earnings variability

Earnings Variability

1. Differences in a publicly traded company's year-on-year earnings or earnings per share in both positive and negative directions. Earnings variability is sometimes considered a negative sign as investors do not know whether the company's earnings in one year can be sustained in the next. This can lead to a low P/E ratio as high earnings in a given year do not equate to an increase in share price. It is the opposite of earnings momentum.

2. The amount a worker's wages or salary change from year to year. Earnings variability can occur due to a job change, among other reasons. Between 2003 and 2007, approximately one in five workers saw their earnings increase by 25% or more and one in five saw them decrease by the same amount.

earnings variability

Fluctuations in a corporation's net income or earnings per share during a given period. Past earnings variability is generally considered undesirable because it makes investors less certain of future earnings per share and dividends. As such, a history of earnings variability may be expected to penalize a firm's stock with a lower-than-average price-earnings ratio.
References in periodicals archive ?
The ratings also consider the company's recent higher earnings variability from one-time charges, the ongoing impact of the low interest rate environment, and potential financial market volatility.
Other control variables include size, growth, profitability, tangibility, age, earnings variability, debt service capacity, dividend payout ratio, non-debt tax shields, degree of operating leverage, price-earnings ratio, promoter shareholdings, tax rate and uniqueness.
VAR = 5 years earnings variability prior to the debt contract; computed as the standard deviation of firm i's net income before extraordinary items (scaled by total assets) measured over rolling five year windows.
The panel regression OLS and Fixed Effect models include return on assets, earnings variability, net total assets, firm age and firm growth rate as control variables.
This comprehensive data set throws up some very interesting findings, including lower earnings variability by those with higher lifetime earnings, and that married individuals enjoy retirement wealth that is less sensitive to earnings variability than those who are not married.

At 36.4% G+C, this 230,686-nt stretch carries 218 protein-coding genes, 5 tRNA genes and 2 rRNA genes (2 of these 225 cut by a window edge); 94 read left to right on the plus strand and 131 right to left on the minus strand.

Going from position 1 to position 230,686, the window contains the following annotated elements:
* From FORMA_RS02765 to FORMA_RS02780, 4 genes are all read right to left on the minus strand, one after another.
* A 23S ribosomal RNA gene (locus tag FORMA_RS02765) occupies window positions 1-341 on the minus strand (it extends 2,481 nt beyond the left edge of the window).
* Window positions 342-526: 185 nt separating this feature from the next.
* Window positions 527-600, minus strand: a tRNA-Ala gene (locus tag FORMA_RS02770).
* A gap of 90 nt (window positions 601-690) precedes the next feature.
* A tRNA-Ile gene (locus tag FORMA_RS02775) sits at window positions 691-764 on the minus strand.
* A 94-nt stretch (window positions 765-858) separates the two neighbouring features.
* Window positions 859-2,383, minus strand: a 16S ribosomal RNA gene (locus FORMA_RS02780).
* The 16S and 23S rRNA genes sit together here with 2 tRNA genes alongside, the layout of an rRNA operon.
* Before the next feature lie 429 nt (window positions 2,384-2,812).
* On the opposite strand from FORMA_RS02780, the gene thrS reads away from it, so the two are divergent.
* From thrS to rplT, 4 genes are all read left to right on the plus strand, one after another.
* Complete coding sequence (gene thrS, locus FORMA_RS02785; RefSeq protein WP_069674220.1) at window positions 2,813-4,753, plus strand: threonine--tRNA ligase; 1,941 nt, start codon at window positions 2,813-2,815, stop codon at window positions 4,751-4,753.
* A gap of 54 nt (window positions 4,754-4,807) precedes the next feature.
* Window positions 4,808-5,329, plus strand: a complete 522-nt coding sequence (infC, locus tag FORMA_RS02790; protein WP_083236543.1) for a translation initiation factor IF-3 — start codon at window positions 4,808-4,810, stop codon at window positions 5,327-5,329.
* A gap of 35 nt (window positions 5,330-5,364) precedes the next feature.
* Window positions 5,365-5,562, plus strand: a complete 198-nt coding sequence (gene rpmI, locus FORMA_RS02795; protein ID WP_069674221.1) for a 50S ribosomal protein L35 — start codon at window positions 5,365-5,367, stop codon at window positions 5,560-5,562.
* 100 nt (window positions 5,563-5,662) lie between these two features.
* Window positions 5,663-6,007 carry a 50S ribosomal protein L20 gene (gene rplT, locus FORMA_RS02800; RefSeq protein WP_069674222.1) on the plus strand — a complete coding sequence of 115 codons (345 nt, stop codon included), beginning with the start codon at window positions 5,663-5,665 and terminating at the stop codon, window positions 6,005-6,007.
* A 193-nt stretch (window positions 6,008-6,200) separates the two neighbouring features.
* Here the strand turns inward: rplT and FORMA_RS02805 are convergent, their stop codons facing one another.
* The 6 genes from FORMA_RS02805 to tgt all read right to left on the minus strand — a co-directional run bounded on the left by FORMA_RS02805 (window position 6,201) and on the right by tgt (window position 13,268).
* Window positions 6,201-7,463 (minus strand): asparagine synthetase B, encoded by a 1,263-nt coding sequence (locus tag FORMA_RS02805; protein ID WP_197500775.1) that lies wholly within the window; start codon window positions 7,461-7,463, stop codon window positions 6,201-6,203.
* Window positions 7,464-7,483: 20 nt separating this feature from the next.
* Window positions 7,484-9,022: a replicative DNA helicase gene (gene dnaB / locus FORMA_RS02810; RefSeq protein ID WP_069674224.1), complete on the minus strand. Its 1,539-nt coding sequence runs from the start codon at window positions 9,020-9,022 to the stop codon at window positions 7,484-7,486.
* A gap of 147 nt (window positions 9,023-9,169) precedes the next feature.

Herrmann and Inoue (1996) showed that under certain operating conditions, firm size, income taxes, capital intensity, deviation in operating activities, and earnings variability are all related to motivations of managers to manage earnings using depreciation changes in the Japanese context.
They find that "since 1980, the trend in year-to-year earnings variability has been roughly flat.
They have theoretically and empirically identified agency costs, information asymmetry, taxes, non-debt tax shields, growth, firm size, assets' collateral value and tangibility, profitability and liquidity, earnings variability, expected costs of financial distress, industry classification, country factor, and firm's international activities as the determinants of firm's debt-equity choices.
Most companies would find it very costly to take actions that greatly reduce earnings variability, but with upgrades in incentive pay design, it can be done at negative cost, since business results can improve as a result of having more effective incentives.
Earnings variability is minimum standard error of earnings for past eight years, fitted to an exponential curve.
Vigeland, 1988, "Analysts Forecasts, Earnings Variability, and Option Pricing--Empirical-Evidence", Accounting Review, 63:563-585
Although an alternative explanation for the results in Table 4, the differences reported in Table 2 suggest that firms likely consider earnings variability in the decision whether to qualify their compensation plan.